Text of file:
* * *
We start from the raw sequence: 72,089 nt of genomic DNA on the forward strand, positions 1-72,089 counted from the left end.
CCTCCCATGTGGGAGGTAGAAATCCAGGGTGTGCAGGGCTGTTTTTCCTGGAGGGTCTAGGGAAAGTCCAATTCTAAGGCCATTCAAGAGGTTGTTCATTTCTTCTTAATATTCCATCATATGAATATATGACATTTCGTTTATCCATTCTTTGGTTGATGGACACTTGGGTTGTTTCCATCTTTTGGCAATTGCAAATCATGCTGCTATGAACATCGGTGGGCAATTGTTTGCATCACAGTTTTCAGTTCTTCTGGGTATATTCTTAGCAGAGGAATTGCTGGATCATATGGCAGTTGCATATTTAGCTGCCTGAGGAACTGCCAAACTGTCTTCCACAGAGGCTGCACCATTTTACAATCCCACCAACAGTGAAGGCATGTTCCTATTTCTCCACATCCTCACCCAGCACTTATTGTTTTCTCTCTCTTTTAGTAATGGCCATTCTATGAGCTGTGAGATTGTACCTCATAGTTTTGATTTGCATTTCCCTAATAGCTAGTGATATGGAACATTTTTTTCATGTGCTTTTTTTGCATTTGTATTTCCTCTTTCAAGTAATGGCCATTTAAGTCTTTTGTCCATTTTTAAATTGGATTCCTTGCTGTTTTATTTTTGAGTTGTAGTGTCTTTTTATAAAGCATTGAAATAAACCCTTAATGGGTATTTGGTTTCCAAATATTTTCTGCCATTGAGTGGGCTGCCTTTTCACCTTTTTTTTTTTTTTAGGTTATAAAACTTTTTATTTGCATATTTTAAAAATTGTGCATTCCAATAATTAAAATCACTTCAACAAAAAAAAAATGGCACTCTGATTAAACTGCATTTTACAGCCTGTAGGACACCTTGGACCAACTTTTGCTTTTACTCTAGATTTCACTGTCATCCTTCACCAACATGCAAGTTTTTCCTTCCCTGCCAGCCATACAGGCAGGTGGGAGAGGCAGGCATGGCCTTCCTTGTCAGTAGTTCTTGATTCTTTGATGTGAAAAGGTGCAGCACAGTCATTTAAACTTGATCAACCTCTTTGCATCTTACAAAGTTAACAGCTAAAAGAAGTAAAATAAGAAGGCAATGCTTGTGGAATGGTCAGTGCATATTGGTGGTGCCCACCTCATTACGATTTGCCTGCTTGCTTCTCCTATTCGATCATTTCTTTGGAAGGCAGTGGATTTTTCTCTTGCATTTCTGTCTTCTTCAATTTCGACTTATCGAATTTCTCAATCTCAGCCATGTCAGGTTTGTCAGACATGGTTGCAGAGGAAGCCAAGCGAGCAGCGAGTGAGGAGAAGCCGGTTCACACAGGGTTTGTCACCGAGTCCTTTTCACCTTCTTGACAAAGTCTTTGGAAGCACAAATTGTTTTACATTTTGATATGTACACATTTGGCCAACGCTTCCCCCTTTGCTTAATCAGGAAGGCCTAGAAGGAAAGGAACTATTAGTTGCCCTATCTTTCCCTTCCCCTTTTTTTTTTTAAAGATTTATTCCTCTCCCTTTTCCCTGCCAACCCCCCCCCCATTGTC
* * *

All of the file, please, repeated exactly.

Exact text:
We start from the raw sequence: 72,089 nt of genomic DNA on the forward strand, positions 1-72,089 counted from the left end.
CCTCCCATGTGGGAGGTAGAAATCCAGGGTGTGCAGGGCTGTTTTTCCTGGAGGGTCTAGGGAAAGTCCAATTCTAAGGCCATTCAAGAGGTTGTTCATTTCTTCTTAATATTCCATCATATGAATATATGACATTTCGTTTATCCATTCTTTGGTTGATGGACACTTGGGTTGTTTCCATCTTTTGGCAATTGCAAATCATGCTGCTATGAACATCGGTGGGCAATTGTTTGCATCACAGTTTTCAGTTCTTCTGGGTATATTCTTAGCAGAGGAATTGCTGGATCATATGGCAGTTGCATATTTAGCTGCCTGAGGAACTGCCAAACTGTCTTCCACAGAGGCTGCACCATTTTACAATCCCACCAACAGTGAAGGCATGTTCCTATTTCTCCACATCCTCACCCAGCACTTATTGTTTTCTCTCTCTTTTAGTAATGGCCATTCTATGAGCTGTGAGATTGTACCTCATAGTTTTGATTTGCATTTCCCTAATAGCTAGTGATATGGAACATTTTTTTCATGTGCTTTTTTTGCATTTGTATTTCCTCTTTCAAGTAATGGCCATTTAAGTCTTTTGTCCATTTTTAAATTGGATTCCTTGCTGTTTTATTTTTGAGTTGTAGTGTCTTTTTATAAAGCATTGAAATAAACCCTTAATGGGTATTTGGTTTCCAAATATTTTCTGCCATTGAGTGGGCTGCCTTTTCACCTTTTTTTTTTTTTTAGGTTATAAAACTTTTTATTTGCATATTTTAAAAATTGTGCATTCCAATAATTAAAATCACTTCAACAAAAAAAAAATGGCACTCTGATTAAACTGCATTTTACAGCCTGTAGGACACCTTGGACCAACTTTTGCTTTTACTCTAGATTTCACTGTCATCCTTCACCAACATGCAAGTTTTTCCTTCCCTGCCAGCCATACAGGCAGGTGGGAGAGGCAGGCATGGCCTTCCTTGTCAGTAGTTCTTGATTCTTTGATGTGAAAAGGTGCAGCACAGTCATTTAAACTTGATCAACCTCTTTGCATCTTACAAAGTTAACAGCTAAAAGAAGTAAAATAAGAAGGCAATGCTTGTGGAATGGTCAGTGCATATTGGTGGTGCCCACCTCATTACGATTTGCCTGCTTGCTTCTCCTATTCGATCATTTCTTTGGAAGGCAGTGGATTTTTCTCTTGCATTTCTGTCTTCTTCAATTTCGACTTATCGAATTTCTCAATCTCAGCCATGTCAGGTTTGTCAGACATGGTTGCAGAGGAAGCCAAGCGAGCAGCGAGTGAGGAGAAGCCGGTTCACACAGGGTTTGTCACCGAGTCCTTTTCACCTTCTTGACAAAGTCTTTGGAAGCACAAATTGTTTTACATTTTGATATGTACACATTTGGCCAACGCTTCCCCCTTTGCTTAATCAGGAAGGCCTAGAAGGAAAGGAACTATTAGTTGCCCTATCTTTCCCTTCCCCTTTTTTTTTTTAAAGATTTATTCCTCTCCCTTTTCCCTGCCAACCCCCCCCCCATTGTC